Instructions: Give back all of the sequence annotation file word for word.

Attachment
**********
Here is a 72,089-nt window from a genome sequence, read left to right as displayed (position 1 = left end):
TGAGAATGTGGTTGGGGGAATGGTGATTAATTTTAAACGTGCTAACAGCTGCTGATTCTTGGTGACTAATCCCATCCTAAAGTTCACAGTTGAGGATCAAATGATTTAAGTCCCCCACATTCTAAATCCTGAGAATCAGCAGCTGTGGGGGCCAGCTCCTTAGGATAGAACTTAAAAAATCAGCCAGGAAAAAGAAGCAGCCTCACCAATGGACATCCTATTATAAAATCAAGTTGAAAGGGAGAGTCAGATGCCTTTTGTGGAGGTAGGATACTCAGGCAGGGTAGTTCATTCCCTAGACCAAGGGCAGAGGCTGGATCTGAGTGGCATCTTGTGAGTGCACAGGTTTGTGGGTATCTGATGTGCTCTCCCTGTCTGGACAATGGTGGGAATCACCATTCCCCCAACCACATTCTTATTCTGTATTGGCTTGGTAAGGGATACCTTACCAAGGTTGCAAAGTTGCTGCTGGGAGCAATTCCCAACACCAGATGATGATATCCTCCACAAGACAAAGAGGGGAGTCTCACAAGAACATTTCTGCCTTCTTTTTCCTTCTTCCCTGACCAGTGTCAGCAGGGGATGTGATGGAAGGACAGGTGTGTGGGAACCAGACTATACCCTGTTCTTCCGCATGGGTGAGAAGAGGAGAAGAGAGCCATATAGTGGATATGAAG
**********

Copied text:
Here is a 72,089-nt window from a genome sequence, read left to right as displayed (position 1 = left end):
TGAGAATGTGGTTGGGGGAATGGTGATTAATTTTAAACGTGCTAACAGCTGCTGATTCTTGGTGACTAATCCCATCCTAAAGTTCACAGTTGAGGATCAAATGATTTAAGTCCCCCACATTCTAAATCCTGAGAATCAGCAGCTGTGGGGGCCAGCTCCTTAGGATAGAACTTAAAAAATCAGCCAGGAAAAAGAAGCAGCCTCACCAATGGACATCCTATTATAAAATCAAGTTGAAAGGGAGAGTCAGATGCCTTTTGTGGAGGTAGGATACTCAGGCAGGGTAGTTCATTCCCTAGACCAAGGGCAGAGGCTGGATCTGAGTGGCATCTTGTGAGTGCACAGGTTTGTGGGTATCTGATGTGCTCTCCCTGTCTGGACAATGGTGGGAATCACCATTCCCCCAACCACATTCTTATTCTGTATTGGCTTGGTAAGGGATACCTTACCAAGGTTGCAAAGTTGCTGCTGGGAGCAATTCCCAACACCAGATGATGATATCCTCCACAAGACAAAGAGGGGAGTCTCACAAGAACATTTCTGCCTTCTTTTTCCTTCTTCCCTGACCAGTGTCAGCAGGGGATGTGATGGAAGGACAGGTGTGTGGGAACCAGACTATACCCTGTTCTTCCGCATGGGTGAGAAGAGGAGAAGAGAGCCATATAGTGGATATGAAG